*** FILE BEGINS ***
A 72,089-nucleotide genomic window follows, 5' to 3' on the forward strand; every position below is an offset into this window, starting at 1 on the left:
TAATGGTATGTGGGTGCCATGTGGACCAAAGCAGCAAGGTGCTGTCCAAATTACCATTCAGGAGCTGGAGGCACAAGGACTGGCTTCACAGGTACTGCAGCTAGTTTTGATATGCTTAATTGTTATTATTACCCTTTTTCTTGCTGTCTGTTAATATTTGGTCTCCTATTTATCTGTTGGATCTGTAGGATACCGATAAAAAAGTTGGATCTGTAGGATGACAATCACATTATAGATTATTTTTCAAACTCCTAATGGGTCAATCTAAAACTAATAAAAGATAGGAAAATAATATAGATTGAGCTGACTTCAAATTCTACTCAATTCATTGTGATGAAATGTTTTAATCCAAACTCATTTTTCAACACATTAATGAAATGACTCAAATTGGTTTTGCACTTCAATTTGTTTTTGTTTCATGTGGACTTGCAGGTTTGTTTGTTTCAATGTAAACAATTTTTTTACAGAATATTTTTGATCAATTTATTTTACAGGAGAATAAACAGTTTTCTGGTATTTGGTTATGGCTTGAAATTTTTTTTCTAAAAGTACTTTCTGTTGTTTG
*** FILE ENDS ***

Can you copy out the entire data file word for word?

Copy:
A 72,089-nucleotide genomic window follows, 5' to 3' on the forward strand; every position below is an offset into this window, starting at 1 on the left:
TAATGGTATGTGGGTGCCATGTGGACCAAAGCAGCAAGGTGCTGTCCAAATTACCATTCAGGAGCTGGAGGCACAAGGACTGGCTTCACAGGTACTGCAGCTAGTTTTGATATGCTTAATTGTTATTATTACCCTTTTTCTTGCTGTCTGTTAATATTTGGTCTCCTATTTATCTGTTGGATCTGTAGGATACCGATAAAAAAGTTGGATCTGTAGGATGACAATCACATTATAGATTATTTTTCAAACTCCTAATGGGTCAATCTAAAACTAATAAAAGATAGGAAAATAATATAGATTGAGCTGACTTCAAATTCTACTCAATTCATTGTGATGAAATGTTTTAATCCAAACTCATTTTTCAACACATTAATGAAATGACTCAAATTGGTTTTGCACTTCAATTTGTTTTTGTTTCATGTGGACTTGCAGGTTTGTTTGTTTCAATGTAAACAATTTTTTTACAGAATATTTTTGATCAATTTATTTTACAGGAGAATAAACAGTTTTCTGGTATTTGGTTATGGCTTGAAATTTTTTTTCTAAAAGTACTTTCTGTTGTTTG